In today’s economic context, however, the inadequacy of these remedies is clearly evident: the dissolution of the contractual relationship, in fact, does not necessarily respond to the interest of the contracting parties, who could instead obtain an undoubted advantage from the remodulation of the contractual conditions .
The party who, aware of the contingency not attributable to the other party, would take advantage of it by refusing the possible renegotiation of the contract by relying on a legal regime that denies the possibility of activating revision mechanisms would not act in good faith.
The duty to renegotiate the contract altered by contingencies, in fact, according to some jurisprudence and doctrine, is inherent in the obligation to execute the contract in good faith, an obligation incumbent on both parties and entails a reciprocal duty of activation for the protection of the interest of others.
As a result of the non-fulfilment of such an obligation, the party who promoted the renegotiation was identified with both the right to take action for compensation for damages against the intransigent counterparty and the right to appeal to the judge to obtain the specific execution of the unfulfilled obligation, or a sentence that takes the place of the unconcluded renegotiation agreement; in this sense, the Thematic Report no. 56 of 08.07.2020 Civil Cassation on “substantial new regulations of the anti-Covid 19 emergency law in the contractual and insolvency fields”.
At the invocation of the so-called excessive onerousness supervening pursuant to art. 1467 of the Civil Code follows the termination of the contract, which however the other party can avoid by offering to modify the conditions of the contract fairly.
It is intuitive that the renegotiation tool enhances the contractual will, preserving the originally agreed cost and revenue plan, is based on a concrete and demonstrable element – the cause of the contract, understood as the economic reason for the relationship – on the basis of which and the sacrifices between the parties must be realigned as well as preserving the effectiveness of the contract, allowing the achievement of the result.
Renegotiation not only proves to be a more ductile means of overcoming the impasse that has arisen, allowing for the reformulation of the implementation methods of the service, in a more incisive way compared to the price revision clause also generally envisaged in contracts with continuous and periodic execution, however unsuitable to completely eliminate the risk typical of a long-term contract, the evaluation of which is attributable to the circumstances weighed up at the time of conclusion of the contract, but also appears to be an instrument already envisaged by the legislator (the renegotiation in good faith on the basis of the correct rebalancing considered in the Report of the Supreme Court referred to above).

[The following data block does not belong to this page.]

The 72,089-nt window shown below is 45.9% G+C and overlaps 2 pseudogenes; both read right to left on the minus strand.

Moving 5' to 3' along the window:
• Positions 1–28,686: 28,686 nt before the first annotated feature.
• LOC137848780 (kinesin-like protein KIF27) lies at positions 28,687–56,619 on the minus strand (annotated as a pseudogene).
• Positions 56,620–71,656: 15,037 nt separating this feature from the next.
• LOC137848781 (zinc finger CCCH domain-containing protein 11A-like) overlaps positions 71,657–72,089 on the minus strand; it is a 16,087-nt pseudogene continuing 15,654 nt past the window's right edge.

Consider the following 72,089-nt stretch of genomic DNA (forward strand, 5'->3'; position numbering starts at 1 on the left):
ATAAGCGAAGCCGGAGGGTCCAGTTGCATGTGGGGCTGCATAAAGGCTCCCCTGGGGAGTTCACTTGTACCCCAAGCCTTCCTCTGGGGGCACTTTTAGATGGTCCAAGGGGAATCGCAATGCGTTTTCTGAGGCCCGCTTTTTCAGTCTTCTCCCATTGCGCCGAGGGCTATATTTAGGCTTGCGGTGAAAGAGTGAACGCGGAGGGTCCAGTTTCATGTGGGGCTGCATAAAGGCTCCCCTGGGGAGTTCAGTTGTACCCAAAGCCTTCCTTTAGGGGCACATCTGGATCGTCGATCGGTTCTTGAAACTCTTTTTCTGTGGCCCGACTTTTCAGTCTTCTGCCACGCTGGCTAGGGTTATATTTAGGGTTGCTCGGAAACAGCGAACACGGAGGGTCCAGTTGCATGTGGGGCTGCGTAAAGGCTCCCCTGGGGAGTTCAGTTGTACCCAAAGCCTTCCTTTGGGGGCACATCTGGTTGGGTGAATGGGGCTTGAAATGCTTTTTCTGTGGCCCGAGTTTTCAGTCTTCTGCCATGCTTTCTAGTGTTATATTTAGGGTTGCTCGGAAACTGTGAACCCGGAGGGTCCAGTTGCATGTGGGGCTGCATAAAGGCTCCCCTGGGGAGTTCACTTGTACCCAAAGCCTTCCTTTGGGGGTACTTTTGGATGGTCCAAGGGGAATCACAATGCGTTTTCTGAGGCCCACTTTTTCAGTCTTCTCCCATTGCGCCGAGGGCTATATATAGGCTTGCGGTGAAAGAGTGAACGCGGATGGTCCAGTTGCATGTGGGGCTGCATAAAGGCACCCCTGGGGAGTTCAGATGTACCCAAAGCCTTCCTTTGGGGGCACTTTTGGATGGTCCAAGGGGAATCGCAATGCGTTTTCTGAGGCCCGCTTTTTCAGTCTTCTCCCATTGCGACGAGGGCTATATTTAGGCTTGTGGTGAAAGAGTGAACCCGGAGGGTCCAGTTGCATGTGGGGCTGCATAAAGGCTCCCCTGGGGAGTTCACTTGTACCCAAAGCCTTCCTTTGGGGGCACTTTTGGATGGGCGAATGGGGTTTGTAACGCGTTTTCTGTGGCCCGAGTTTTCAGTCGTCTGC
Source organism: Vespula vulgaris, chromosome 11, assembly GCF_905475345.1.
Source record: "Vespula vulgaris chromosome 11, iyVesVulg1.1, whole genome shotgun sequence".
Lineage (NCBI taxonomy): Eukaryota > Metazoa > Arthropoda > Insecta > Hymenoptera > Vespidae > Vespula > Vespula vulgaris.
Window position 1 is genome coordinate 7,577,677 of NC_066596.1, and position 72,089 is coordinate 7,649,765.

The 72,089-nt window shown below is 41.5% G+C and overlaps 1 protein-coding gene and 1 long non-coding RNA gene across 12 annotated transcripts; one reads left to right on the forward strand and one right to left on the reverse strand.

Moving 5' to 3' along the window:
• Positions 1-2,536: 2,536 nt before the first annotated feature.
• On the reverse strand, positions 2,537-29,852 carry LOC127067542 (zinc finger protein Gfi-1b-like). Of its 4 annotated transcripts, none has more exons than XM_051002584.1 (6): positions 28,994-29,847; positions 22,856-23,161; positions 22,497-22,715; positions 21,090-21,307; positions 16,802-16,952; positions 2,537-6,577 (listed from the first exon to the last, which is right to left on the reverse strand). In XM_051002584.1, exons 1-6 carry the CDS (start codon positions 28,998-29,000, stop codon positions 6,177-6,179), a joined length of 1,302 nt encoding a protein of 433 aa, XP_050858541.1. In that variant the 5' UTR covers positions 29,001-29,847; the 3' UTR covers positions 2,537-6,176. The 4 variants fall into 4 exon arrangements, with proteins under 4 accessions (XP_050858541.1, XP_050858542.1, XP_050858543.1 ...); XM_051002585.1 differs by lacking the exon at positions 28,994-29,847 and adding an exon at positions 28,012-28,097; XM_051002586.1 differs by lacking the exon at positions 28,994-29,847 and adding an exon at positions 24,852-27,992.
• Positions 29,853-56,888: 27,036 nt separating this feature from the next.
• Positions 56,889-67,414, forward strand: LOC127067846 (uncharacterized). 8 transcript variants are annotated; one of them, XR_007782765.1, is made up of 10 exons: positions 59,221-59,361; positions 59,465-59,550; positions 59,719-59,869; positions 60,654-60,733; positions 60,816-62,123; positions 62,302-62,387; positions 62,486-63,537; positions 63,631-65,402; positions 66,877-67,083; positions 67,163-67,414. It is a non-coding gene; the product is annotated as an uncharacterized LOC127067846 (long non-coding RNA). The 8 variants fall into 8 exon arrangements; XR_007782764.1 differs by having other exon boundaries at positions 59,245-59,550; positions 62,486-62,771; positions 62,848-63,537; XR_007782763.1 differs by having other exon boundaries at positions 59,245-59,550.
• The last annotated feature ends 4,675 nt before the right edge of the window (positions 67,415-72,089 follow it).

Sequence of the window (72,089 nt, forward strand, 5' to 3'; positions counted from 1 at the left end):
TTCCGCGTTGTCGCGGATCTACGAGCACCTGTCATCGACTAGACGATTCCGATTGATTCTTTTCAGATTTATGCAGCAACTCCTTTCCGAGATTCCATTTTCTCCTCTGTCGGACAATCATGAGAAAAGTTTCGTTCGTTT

By resorting to clauses that govern critical issues such as the current ones, we will be able not to freeze/extinguish contracts, but allow their execution by intervening in the common interest of all parties, private and public.
In this regard, see the wording of art. 29, Urgent provisions on public contracts, of Legislative Decree 27 January 2022, no. 4, Urgent measures to support businesses and economic operators, work, health and local services, connected to the COVID-19 emergency, as well as to contain the effects of price increases in the electricity sector, converted with amendments into law 28 March 2022, n. 25 (so-called Sostegni-ter) which, with the introduction of a new regulation (until 31 December 2023) on the subject of price revision and updating of price lists in public contracts, aims to respond to the need to allow an adequate/ correct negotiating relationship where the functional synallagma (price – performance) maintains its balance.
Even in the presence of public regulations to support the economy, the response to the increase in costs is however not adequate; a more effective solution would require the extension to the public sector (see tenders) of the general provisions of the civil code relating to the principles of good faith and correctness (pursuant to articles 1175, Conduct according to correctness, 1337, Negotiations and pre-contractual responsibility, 1366, Interpretation of good faith, and 1375, Execution of good faith, civil code) which allow the negotiation balance to be restored (with justifiable and justified margins of increase in the percentage of difference and compensation), reaffirming a “legal duty” to act, source of liability contract, in full compliance with the principle of legality and coverage of expenses, in line with the constitutional principle of good performance and impartiality (pursuant to article 97 of the Constitution) in the collective interest in the realization of works, supplies and services in the era of “continues” structural emergency.